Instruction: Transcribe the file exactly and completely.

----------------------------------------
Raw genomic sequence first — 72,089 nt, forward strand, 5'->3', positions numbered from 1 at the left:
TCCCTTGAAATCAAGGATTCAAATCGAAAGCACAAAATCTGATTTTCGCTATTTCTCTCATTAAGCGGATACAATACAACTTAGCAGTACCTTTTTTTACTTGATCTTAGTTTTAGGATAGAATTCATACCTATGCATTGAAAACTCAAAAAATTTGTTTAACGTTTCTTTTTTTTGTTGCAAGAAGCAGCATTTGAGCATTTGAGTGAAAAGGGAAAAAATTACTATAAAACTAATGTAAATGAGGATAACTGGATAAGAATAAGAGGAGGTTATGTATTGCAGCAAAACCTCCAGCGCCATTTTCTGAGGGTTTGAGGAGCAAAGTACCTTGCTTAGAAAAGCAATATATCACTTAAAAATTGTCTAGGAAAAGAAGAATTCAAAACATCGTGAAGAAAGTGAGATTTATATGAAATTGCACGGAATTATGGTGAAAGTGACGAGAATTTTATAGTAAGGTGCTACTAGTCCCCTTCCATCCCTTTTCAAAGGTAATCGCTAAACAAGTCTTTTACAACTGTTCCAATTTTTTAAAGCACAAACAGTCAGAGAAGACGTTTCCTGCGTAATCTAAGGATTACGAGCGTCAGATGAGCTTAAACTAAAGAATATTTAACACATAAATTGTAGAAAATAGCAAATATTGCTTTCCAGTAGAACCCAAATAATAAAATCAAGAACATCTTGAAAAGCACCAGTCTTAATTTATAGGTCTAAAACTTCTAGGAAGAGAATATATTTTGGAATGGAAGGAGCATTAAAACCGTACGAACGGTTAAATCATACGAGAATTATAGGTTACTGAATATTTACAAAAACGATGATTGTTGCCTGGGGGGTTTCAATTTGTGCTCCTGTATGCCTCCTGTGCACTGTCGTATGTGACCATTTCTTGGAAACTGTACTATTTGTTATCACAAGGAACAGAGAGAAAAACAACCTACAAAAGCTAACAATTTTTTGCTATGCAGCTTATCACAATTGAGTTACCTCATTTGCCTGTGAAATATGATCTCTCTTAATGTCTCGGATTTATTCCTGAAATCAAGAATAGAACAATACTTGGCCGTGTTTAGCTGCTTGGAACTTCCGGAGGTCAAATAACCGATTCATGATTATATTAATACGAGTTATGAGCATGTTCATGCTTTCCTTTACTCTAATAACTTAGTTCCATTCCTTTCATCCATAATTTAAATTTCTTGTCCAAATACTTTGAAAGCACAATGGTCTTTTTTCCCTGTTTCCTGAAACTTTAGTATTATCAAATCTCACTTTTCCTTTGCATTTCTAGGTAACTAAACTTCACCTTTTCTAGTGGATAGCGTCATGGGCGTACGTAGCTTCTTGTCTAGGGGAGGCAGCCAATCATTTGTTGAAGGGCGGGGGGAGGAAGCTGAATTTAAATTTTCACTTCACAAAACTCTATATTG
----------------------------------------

Raw genomic sequence first — 72,089 nt, forward strand, 5'->3', positions numbered from 1 at the left:
TCCCTTGAAATCAAGGATTCAAATCGAAAGCACAAAATCTGATTTTCGCTATTTCTCTCATTAAGCGGATACAATACAACTTAGCAGTACCTTTTTTTACTTGATCTTAGTTTTAGGATAGAATTCATACCTATGCATTGAAAACTCAAAAAATTTGTTTAACGTTTCTTTTTTTTGTTGCAAGAAGCAGCATTTGAGCATTTGAGTGAAAAGGGAAAAAATTACTATAAAACTAATGTAAATGAGGATAACTGGATAAGAATAAGAGGAGGTTATGTATTGCAGCAAAACCTCCAGCGCCATTTTCTGAGGGTTTGAGGAGCAAAGTACCTTGCTTAGAAAAGCAATATATCACTTAAAAATTGTCTAGGAAAAGAAGAATTCAAAACATCGTGAAGAAAGTGAGATTTATATGAAATTGCACGGAATTATGGTGAAAGTGACGAGAATTTTATAGTAAGGTGCTACTAGTCCCCTTCCATCCCTTTTCAAAGGTAATCGCTAAACAAGTCTTTTACAACTGTTCCAATTTTTTAAAGCACAAACAGTCAGAGAAGACGTTTCCTGCGTAATCTAAGGATTACGAGCGTCAGATGAGCTTAAACTAAAGAATATTTAACACATAAATTGTAGAAAATAGCAAATATTGCTTTCCAGTAGAACCCAAATAATAAAATCAAGAACATCTTGAAAAGCACCAGTCTTAATTTATAGGTCTAAAACTTCTAGGAAGAGAATATATTTTGGAATGGAAGGAGCATTAAAACCGTACGAACGGTTAAATCATACGAGAATTATAGGTTACTGAATATTTACAAAAACGATGATTGTTGCCTGGGGGGTTTCAATTTGTGCTCCTGTATGCCTCCTGTGCACTGTCGTATGTGACCATTTCTTGGAAACTGTACTATTTGTTATCACAAGGAACAGAGAGAAAAACAACCTACAAAAGCTAACAATTTTTTGCTATGCAGCTTATCACAATTGAGTTACCTCATTTGCCTGTGAAATATGATCTCTCTTAATGTCTCGGATTTATTCCTGAAATCAAGAATAGAACAATACTTGGCCGTGTTTAGCTGCTTGGAACTTCCGGAGGTCAAATAACCGATTCATGATTATATTAATACGAGTTATGAGCATGTTCATGCTTTCCTTTACTCTAATAACTTAGTTCCATTCCTTTCATCCATAATTTAAATTTCTTGTCCAAATACTTTGAAAGCACAATGGTCTTTTTTCCCTGTTTCCTGAAACTTTAGTATTATCAAATCTCACTTTTCCTTTGCATTTCTAGGTAACTAAACTTCACCTTTTCTAGTGGATAGCGTCATGGGCGTACGTAGCTTCTTGTCTAGGGGAGGCAGCCAATCATTTGTTGAAGGGCGGGGGGAGGAAGCTGAATTTAAATTTTCACTTCACAAAACTCTATATTG